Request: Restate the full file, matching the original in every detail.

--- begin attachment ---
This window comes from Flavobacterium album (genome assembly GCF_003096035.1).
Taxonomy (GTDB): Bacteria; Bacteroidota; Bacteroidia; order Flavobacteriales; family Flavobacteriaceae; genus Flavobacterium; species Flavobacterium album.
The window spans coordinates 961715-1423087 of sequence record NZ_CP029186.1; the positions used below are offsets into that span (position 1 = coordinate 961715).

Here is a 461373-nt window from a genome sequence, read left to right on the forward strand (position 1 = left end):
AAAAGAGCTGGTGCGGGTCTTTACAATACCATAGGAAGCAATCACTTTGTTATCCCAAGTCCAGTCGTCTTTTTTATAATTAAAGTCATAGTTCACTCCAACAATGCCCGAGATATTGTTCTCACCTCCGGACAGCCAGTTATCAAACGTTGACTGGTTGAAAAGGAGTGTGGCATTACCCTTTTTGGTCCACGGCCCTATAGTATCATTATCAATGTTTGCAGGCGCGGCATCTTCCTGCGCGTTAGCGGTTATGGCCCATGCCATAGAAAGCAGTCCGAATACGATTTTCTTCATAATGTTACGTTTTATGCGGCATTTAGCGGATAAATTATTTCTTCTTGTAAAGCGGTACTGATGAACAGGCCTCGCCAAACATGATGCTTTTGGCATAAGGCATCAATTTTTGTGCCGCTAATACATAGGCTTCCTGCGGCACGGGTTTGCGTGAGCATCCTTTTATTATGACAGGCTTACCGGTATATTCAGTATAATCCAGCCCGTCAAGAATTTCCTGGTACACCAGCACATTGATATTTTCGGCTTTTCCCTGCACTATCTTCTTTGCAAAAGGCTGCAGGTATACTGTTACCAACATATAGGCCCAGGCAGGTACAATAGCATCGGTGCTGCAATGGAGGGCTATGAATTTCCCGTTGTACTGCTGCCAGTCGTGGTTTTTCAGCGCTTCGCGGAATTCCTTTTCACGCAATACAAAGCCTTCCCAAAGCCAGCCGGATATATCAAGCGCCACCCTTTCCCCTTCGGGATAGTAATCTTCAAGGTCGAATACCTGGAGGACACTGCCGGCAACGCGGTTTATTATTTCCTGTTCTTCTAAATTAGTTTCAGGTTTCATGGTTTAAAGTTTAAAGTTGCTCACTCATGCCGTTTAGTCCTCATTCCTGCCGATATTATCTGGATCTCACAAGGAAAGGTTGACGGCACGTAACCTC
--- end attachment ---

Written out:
This window comes from Flavobacterium album (genome assembly GCF_003096035.1).
Taxonomy (GTDB): Bacteria; Bacteroidota; Bacteroidia; order Flavobacteriales; family Flavobacteriaceae; genus Flavobacterium; species Flavobacterium album.
The window spans coordinates 961715-1423087 of sequence record NZ_CP029186.1; the positions used below are offsets into that span (position 1 = coordinate 961715).

Here is a 461373-nt window from a genome sequence, read left to right on the forward strand (position 1 = left end):
AAAAGAGCTGGTGCGGGTCTTTACAATACCATAGGAAGCAATCACTTTGTTATCCCAAGTCCAGTCGTCTTTTTTATAATTAAAGTCATAGTTCACTCCAACAATGCCCGAGATATTGTTCTCACCTCCGGACAGCCAGTTATCAAACGTTGACTGGTTGAAAAGGAGTGTGGCATTACCCTTTTTGGTCCACGGCCCTATAGTATCATTATCAATGTTTGCAGGCGCGGCATCTTCCTGCGCGTTAGCGGTTATGGCCCATGCCATAGAAAGCAGTCCGAATACGATTTTCTTCATAATGTTACGTTTTATGCGGCATTTAGCGGATAAATTATTTCTTCTTGTAAAGCGGTACTGATGAACAGGCCTCGCCAAACATGATGCTTTTGGCATAAGGCATCAATTTTTGTGCCGCTAATACATAGGCTTCCTGCGGCACGGGTTTGCGTGAGCATCCTTTTATTATGACAGGCTTACCGGTATATTCAGTATAATCCAGCCCGTCAAGAATTTCCTGGTACACCAGCACATTGATATTTTCGGCTTTTCCCTGCACTATCTTCTTTGCAAAAGGCTGCAGGTATACTGTTACCAACATATAGGCCCAGGCAGGTACAATAGCATCGGTGCTGCAATGGAGGGCTATGAATTTCCCGTTGTACTGCTGCCAGTCGTGGTTTTTCAGCGCTTCGCGGAATTCCTTTTCACGCAATACAAAGCCTTCCCAAAGCCAGCCGGATATATCAAGCGCCACCCTTTCCCCTTCGGGATAGTAATCTTCAAGGTCGAATACCTGGAGGACACTGCCGGCAACGCGGTTTATTATTTCCTGTTCTTCTAAATTAGTTTCAGGTTTCATGGTTTAAAGTTTAAAGTTGCTCACTCATGCCGTTTAGTCCTCATTCCTGCCGATATTATCTGGATCTCACAAGGAAAGGTTGACGGCACGTAACCTC